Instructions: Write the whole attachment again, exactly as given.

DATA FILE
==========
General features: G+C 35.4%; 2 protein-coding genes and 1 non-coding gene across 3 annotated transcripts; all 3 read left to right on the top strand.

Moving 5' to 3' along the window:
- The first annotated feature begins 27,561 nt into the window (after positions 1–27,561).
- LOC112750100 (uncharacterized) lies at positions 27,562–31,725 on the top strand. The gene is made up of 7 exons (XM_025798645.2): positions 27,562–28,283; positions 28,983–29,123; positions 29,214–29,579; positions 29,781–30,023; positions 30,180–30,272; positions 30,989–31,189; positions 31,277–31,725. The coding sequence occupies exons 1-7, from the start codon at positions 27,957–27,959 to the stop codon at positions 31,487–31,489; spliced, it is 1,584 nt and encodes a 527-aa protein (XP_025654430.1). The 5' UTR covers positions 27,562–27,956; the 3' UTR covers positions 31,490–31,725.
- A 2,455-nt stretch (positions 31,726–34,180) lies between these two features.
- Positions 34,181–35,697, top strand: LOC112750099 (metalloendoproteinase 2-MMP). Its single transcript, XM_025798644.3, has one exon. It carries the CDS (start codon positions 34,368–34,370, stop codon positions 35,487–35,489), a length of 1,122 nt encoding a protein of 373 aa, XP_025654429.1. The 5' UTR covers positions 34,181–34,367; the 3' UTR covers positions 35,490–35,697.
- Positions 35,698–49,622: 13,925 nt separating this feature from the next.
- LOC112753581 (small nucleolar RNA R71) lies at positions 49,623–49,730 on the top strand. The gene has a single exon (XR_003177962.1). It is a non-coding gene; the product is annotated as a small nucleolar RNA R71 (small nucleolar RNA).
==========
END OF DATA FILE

General features: G+C 35.4%; 2 protein-coding genes and 1 non-coding gene across 3 annotated transcripts; all 3 read left to right on the top strand.

Moving 5' to 3' along the window:
- The first annotated feature begins 27,561 nt into the window (after positions 1–27,561).
- LOC112750100 (uncharacterized) lies at positions 27,562–31,725 on the top strand. The gene is made up of 7 exons (XM_025798645.2): positions 27,562–28,283; positions 28,983–29,123; positions 29,214–29,579; positions 29,781–30,023; positions 30,180–30,272; positions 30,989–31,189; positions 31,277–31,725. The coding sequence occupies exons 1-7, from the start codon at positions 27,957–27,959 to the stop codon at positions 31,487–31,489; spliced, it is 1,584 nt and encodes a 527-aa protein (XP_025654430.1). The 5' UTR covers positions 27,562–27,956; the 3' UTR covers positions 31,490–31,725.
- A 2,455-nt stretch (positions 31,726–34,180) lies between these two features.
- Positions 34,181–35,697, top strand: LOC112750099 (metalloendoproteinase 2-MMP). Its single transcript, XM_025798644.3, has one exon. It carries the CDS (start codon positions 34,368–34,370, stop codon positions 35,487–35,489), a length of 1,122 nt encoding a protein of 373 aa, XP_025654429.1. The 5' UTR covers positions 34,181–34,367; the 3' UTR covers positions 35,490–35,697.
- Positions 35,698–49,622: 13,925 nt separating this feature from the next.
- LOC112753581 (small nucleolar RNA R71) lies at positions 49,623–49,730 on the top strand. The gene has a single exon (XR_003177962.1). It is a non-coding gene; the product is annotated as a small nucleolar RNA R71 (small nucleolar RNA).